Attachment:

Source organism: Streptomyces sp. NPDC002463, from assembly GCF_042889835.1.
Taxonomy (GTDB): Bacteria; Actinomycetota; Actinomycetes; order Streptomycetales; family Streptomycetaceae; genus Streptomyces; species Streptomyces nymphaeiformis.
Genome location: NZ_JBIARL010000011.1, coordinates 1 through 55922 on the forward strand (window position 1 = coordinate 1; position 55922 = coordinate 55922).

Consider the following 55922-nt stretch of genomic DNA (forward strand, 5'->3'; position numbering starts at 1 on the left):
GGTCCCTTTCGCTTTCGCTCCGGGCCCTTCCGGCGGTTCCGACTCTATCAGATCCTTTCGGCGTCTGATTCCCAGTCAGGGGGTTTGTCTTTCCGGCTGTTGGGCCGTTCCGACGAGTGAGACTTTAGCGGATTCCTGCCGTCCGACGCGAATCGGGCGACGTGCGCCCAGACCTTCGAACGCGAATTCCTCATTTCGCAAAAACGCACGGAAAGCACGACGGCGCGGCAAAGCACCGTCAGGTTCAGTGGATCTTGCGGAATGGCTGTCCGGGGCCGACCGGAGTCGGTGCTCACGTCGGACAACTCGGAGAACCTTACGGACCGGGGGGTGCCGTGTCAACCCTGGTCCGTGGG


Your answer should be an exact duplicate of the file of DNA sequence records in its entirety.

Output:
Source organism: Streptomyces sp. NPDC002463, from assembly GCF_042889835.1.
Taxonomy (GTDB): Bacteria; Actinomycetota; Actinomycetes; order Streptomycetales; family Streptomycetaceae; genus Streptomyces; species Streptomyces nymphaeiformis.
Genome location: NZ_JBIARL010000011.1, coordinates 1 through 55922 on the forward strand (window position 1 = coordinate 1; position 55922 = coordinate 55922).

Consider the following 55922-nt stretch of genomic DNA (forward strand, 5'->3'; position numbering starts at 1 on the left):
GGTCCCTTTCGCTTTCGCTCCGGGCCCTTCCGGCGGTTCCGACTCTATCAGATCCTTTCGGCGTCTGATTCCCAGTCAGGGGGTTTGTCTTTCCGGCTGTTGGGCCGTTCCGACGAGTGAGACTTTAGCGGATTCCTGCCGTCCGACGCGAATCGGGCGACGTGCGCCCAGACCTTCGAACGCGAATTCCTCATTTCGCAAAAACGCACGGAAAGCACGACGGCGCGGCAAAGCACCGTCAGGTTCAGTGGATCTTGCGGAATGGCTGTCCGGGGCCGACCGGAGTCGGTGCTCACGTCGGACAACTCGGAGAACCTTACGGACCGGGGGGTGCCGTGTCAACCCTGGTCCGTGGG